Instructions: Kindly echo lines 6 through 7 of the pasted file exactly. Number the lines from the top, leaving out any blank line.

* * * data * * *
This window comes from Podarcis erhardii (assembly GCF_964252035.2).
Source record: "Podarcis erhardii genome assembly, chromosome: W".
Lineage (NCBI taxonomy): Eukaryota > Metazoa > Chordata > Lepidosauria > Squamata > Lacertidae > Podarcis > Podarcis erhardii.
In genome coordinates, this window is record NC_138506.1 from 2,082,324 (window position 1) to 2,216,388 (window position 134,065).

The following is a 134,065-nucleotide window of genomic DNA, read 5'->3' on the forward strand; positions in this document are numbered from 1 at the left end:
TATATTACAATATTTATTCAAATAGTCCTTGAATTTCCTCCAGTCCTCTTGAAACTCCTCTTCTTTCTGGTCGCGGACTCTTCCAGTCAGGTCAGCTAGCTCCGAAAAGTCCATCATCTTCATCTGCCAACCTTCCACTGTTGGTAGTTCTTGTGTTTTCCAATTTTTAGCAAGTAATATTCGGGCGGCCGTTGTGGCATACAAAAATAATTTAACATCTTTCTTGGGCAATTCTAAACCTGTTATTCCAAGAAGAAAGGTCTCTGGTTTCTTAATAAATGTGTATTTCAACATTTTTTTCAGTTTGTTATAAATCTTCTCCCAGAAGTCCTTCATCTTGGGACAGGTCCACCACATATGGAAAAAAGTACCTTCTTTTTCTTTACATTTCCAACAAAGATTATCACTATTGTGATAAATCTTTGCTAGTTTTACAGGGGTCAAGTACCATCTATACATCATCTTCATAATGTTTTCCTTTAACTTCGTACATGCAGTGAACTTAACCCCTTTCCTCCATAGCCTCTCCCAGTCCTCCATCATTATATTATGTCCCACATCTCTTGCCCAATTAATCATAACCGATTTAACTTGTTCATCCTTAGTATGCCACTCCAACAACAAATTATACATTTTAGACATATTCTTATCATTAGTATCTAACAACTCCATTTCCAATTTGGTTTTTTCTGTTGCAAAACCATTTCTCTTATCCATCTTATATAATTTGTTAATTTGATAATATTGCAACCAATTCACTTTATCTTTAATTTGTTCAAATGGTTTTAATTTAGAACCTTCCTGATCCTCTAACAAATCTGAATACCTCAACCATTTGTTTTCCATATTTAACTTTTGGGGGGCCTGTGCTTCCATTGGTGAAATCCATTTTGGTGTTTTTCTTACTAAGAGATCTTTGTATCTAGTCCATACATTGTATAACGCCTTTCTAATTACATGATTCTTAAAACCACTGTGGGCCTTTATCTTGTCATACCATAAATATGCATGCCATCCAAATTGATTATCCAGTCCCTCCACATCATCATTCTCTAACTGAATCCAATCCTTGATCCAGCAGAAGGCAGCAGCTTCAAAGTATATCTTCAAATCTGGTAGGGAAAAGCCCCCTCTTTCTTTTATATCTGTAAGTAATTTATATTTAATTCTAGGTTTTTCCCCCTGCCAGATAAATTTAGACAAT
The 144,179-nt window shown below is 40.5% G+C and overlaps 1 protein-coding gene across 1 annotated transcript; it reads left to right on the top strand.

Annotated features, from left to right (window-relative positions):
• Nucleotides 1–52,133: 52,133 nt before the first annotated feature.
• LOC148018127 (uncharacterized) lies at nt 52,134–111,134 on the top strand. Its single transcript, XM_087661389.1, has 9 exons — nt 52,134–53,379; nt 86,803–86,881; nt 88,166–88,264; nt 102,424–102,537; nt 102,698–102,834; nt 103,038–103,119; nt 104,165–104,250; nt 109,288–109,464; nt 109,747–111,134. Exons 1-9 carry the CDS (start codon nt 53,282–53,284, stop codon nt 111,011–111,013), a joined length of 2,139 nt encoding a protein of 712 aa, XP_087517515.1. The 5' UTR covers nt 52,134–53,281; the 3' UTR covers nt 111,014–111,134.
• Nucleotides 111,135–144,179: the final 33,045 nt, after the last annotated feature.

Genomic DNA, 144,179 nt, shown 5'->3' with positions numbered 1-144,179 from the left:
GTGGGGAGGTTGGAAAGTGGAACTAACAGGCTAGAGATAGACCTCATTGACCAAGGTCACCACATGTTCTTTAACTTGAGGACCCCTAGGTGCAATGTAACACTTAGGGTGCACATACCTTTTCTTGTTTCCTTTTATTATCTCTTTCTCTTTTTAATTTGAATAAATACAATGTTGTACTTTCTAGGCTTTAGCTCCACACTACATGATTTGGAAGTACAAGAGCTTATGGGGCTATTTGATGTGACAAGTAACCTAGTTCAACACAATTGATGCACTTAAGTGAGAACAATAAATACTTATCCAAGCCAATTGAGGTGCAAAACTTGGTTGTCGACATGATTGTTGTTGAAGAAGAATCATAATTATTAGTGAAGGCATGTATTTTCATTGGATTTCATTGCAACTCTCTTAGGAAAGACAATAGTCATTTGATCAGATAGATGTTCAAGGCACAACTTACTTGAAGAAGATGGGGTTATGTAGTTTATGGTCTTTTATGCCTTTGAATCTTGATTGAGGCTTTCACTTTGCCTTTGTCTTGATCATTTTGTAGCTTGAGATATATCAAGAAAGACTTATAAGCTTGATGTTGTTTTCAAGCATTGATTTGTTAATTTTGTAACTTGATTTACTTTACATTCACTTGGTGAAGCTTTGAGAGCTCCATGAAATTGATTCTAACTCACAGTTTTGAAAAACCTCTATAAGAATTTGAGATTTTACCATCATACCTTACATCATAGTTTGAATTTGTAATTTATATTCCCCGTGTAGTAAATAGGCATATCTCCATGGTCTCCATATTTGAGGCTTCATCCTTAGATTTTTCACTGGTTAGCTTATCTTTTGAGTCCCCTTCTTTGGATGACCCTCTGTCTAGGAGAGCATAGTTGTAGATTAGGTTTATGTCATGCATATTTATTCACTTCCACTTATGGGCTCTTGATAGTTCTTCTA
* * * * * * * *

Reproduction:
TATATTACAATATTTATTCAAATAGTCCTTGAATTTCCTCCAGTCCTCTTGAAACTCCTCTTCTTTCTGGTCGCGGACTCTTCCAGTCAGGTCAGCTAGCTCCGAAAAGTCCATCATCTTCATCTGCCAACCTTCCACTGTTGGTAGTTCTTGTGTTTTCCAATTTTTAGCAAGTAATATTCGGGCGGCCGTTGTGGCATACAAAAATAATTTAACATCTTTCTTGGGCAATTCTAAACCTGTTATTCCAAGAAGAAAGGTCTCTGGTTTCTTAATAAATGTGTATTTCAACATTTTTTTCAGTTTGTTATAAATCTTCTCCCAGAAGTCCTTCATCTTGGGACAGGTCCACCACATATGGAAAAAAGTACCTTCTTTTTCTTTACATTTCCAACAAAGATTATCACTATTGTGATAAATCTTTGCTAGTTTTACAGGGGTCAAGTACCATCTATACATCATCTTCATAATGTTTTCCTTTAACTTCGTACATGCAGTGAACTTAACCCCTTTCCTCCATAGCCTCTCCCAGTCCTCCATCATTATATTATGTCCCACATCTCTTGCCCAATTAATCATAACCGATTTAACTTGTTCATCCTTAGTATGCCACTCCAACAACAAATTATACATTTTAGACATATTCTTATCATTAGTATCTAACAACTCCATTTCCAATTTGGTTTTTTCTGTTGCAAAACCATTTCTCTTATCCATCTTATATAATTTGTTAATTTGATAATATTGCAACCAATTCACTTTATCTTTAATTTGTTCAAATGGTTTTAATTTAGAACCTTCCTGATCCTCTAACAAATCTGAATACCTCAACCATTTGTTTTCCATATTTAACTTTTGGGGGGCCTGTGCTTCCATTGGTGAAATCCATTTTGGTGTTTTTCTTACTAAGAGATCTTTGTATCTAGTCCATACATTGTATAACGCCTTTCTAATTACATGATTCTTAAAACCACTGTGGGCCTTTATCTTGTCATACCATAAATATGCATGCCATCCAAATTGATTATCCAGTCCCTCCACATCATCATTCTCTAACTGAATCCAATCCTTGATCCAGCAGAAGGCAGCAGCTTCAAAGTATATCTTCAAATCTGGTAGGGAAAAGCCCCCTCTTTCTTTTATATCTGTAAGTAATTTATATTTAATTCTAGGTTTTTCCCCCTGCCAGATAAATTTAGACAAT
The 144,179-nt window shown below is 40.5% G+C and overlaps 1 protein-coding gene across 1 annotated transcript; it reads left to right on the top strand.